Just that experience really inspired me to think about how the body knows what the mind doesn’t. There’s this way that as Blacks in the diaspora, we speak different languages, we have different levels of privilege, but there might be a way that music, given its historic legacies in West Africa and how drumming was a tool of communication, there might be these latent ways that we are still able to commune even when we aren’t cognisant of it up here. So for me, that’s the metaphor that’s throughout the book: the body is a sensitive tool that is looking for these connections. I think of it like radio waves or even dog whistles, how it takes a certain level of sensitivity to hear a certain sound that is happening all the time, but you just aren’t attuned to it. In that same vein, I’m thinking, okay, what does it mean for the body to be in a space where it is so sensitive that it can then be in tune with the myriad ways that the drum or the sound is trying to communicate with it? And I see the dance circle as a metaphor for exchanging language, because I think that the language and the ad libs and the slang that you hear in a dance circle is its own intimacy, is its own evolution happening. That’s a space where you can hear and you can see, and if you can’t learn the language of the song, it might be easier for you to learn the ad libs and moves and so on, and you’re still able to commune in that way.

SY: Everything you’re saying is just so beautifully formulated, and there’s so many places I would love to go. It sounds like you’re saying the body has form, right? But music and dance also give the body form in some ways. I’m interested in how that translates into what happens on the page and what you’re doing on the page. In some ways we might say Saltwater is formally experimental. So I guess it’s maybe a formal question?

KA: I think one of the things I hated the most when I was taking my intro classes in English and in poetry was the obsession with form. For example, when I had to write a sonnet, I wrote bad sonnets, because I hated the stricture. As a result, with this collection, I tried to break form and invent form as much as I could. And one of those formal inventions came with the elegies. Like with that first elegy section, which is inspired by the blues poetic form, that AAB rhyme scheme, as well as the indigenous forms of Akan funeral dirges, which signify in many ways: they link the deceased to their ancestors, they link their deceased to nature, and they link the deceased to the body of water that fed them. So I was attempting to resist received Western forms by turning back to, okay, what would a Black form look like? And what would it mean for me to invent forms that tap into different aspects of my own Black poetic heritage?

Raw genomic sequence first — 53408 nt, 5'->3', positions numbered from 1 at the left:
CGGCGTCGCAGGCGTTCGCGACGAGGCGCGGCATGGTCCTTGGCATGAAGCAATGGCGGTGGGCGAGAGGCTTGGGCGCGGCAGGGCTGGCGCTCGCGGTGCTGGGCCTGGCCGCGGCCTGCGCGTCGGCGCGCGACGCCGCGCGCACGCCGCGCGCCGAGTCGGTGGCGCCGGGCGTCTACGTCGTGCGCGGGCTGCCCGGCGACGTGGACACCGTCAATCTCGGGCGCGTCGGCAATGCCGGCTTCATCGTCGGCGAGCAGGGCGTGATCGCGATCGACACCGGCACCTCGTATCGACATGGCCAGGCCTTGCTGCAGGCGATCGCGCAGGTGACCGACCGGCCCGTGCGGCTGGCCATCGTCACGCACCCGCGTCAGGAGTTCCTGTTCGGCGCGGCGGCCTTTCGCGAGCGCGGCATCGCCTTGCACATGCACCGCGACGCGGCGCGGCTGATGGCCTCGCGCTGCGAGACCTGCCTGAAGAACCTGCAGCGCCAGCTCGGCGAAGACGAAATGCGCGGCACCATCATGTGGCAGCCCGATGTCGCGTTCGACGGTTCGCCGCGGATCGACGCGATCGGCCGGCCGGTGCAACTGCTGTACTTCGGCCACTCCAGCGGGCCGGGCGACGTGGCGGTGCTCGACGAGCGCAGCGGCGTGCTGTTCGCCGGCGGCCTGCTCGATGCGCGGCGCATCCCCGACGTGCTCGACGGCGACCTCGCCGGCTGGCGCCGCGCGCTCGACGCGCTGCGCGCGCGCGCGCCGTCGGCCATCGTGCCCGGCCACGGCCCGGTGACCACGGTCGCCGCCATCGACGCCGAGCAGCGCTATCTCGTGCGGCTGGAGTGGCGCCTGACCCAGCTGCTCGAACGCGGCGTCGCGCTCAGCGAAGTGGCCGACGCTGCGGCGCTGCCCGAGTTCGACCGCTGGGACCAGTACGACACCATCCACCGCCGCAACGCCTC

I think that the biggest thing that I see now with my attempt to resist form is that I wanted the forms in Saltwater to highlight sound. And that’s something that I find to be a bigger project. There’s this Yoruba phrase that I like that says that you can’t learn Ifa from a book. Ifa being their own conception of the divine, their own conception of wisdom. There’s this resistance, like, what is important for us and our tribe and our people can’t be contained on the page. And in that same regard, I find that because of the themes that I’m working towards, these themes of afterlife, these themes of healing and trauma, so many of them resist the neatness of a form. They inherently resist this idea of being static in page and ink, so how I tried to organise the collection was like, okay, if I’m going to have these forms, I want the forms to amplify sound as much as possible. I see someone in the comments say History of the Voice by Kamau Brathwaite. Yes, Kamau is one of my biggest inspirations for this book, and also Nathaniel Mackey’s ‘Sight-Specific, Sound-Specific …’ essay. Trying again to see, okay, how can these poems exist outside of form and how can form not be something that I try to impose onto the poem, but can happen organically through the text as well?